This technical article provides additional guidance on drainage and sanitation. It is important that all workmanship carried out during construction is completed in accordance with the relevant tolerances.
In recent years the principle failures for both foul and storm water drainage are inadequate falls in underground pipework.
The main issue appears to be with 100mm polythene pipes. For example, Diagram 9 of Approved Document H supporting the England and Wales Building Regulations, indicates that the minimum permissible fall for 100mm pipework is 1:80, provided that there are adequate flow rates above 6.3 litres/second. This would normally be achieved by at least 1 WC on the system.
In practical terms achieving a constant gradient of 1:80 with 100mm pipes is very difficult. This is not helped by the popularity of using 6m long plastic pipe which, because of its length, can acquire a bend or set during long-term storage either on site or in builders’ merchants. It’s not uncommon when inspecting 6m long sections of pipework laid to minimum falls to have an acceptable fall at one end of the individual pipe yet a back-fall at the other end.
The introduction of plastic pipe work has inevitably led to a skill set loss of the groundworker. Common indications of likely poorly laid pipework are operatives laying pipes between inspection chamber positions without using a taught line to ensure that the pipes are laid straight and to a constant gradient between inspection chambers.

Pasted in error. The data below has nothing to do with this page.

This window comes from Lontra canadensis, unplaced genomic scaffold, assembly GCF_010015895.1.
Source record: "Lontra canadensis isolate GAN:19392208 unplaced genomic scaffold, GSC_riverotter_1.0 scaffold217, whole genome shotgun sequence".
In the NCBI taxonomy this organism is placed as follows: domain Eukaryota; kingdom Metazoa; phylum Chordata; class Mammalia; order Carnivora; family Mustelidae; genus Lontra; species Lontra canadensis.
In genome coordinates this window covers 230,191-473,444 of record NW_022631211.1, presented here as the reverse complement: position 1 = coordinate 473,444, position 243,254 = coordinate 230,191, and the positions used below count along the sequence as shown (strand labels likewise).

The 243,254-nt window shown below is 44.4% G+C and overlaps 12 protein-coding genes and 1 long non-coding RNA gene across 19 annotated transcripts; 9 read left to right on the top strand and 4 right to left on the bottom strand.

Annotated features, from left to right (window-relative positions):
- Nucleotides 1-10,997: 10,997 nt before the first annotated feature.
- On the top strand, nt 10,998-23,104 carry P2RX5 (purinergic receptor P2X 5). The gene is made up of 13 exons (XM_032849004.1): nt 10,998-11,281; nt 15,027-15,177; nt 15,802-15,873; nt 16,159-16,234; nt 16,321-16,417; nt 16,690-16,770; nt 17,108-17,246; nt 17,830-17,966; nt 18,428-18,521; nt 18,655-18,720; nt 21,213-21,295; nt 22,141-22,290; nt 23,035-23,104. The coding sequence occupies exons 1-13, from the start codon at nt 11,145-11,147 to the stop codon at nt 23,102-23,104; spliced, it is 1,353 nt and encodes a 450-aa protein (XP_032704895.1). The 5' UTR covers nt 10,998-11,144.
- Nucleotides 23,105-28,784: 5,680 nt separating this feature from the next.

The invert levels of the inspection chamber should be determined by a setting out engineer or other trained operative using a ‘Dumpy’ or ‘Quickset Level’. These levels are determined by ascertaining the total difference in levels from the highest point of the pipework at the start of the run to the lowest level where the pipe run connects to the public sewer or the main pipe run for the site. This should then be used to calculate the falls between inspection chambers to divide the total available fall to achieve a constant gradient from start to finish.
It is not uncommon to observe some sections of a pipe run between inspections chambers with much greater falls than that achieved between other sections. This inevitably results in some sections toward the end of the run with less than a minimum fall where adequate falls were actually achievable. To put it another way, the available falls have not been divided up evenly between changes of direction or junctions in the pipework.
Areas relating to above ground drainage that should also be checked are:
Every care was taken to ensure the information in this article was correct at the time of publication. Guidance provided does not replace the reader’s professional judgement and any construction project should comply with the relevant Building Regulations or applicable technical standards. For the most up to date Premier Guarantee technical guidance please refer to your Risk Management Surveyor and the latest version of the Premier Guarantee Technical Manual.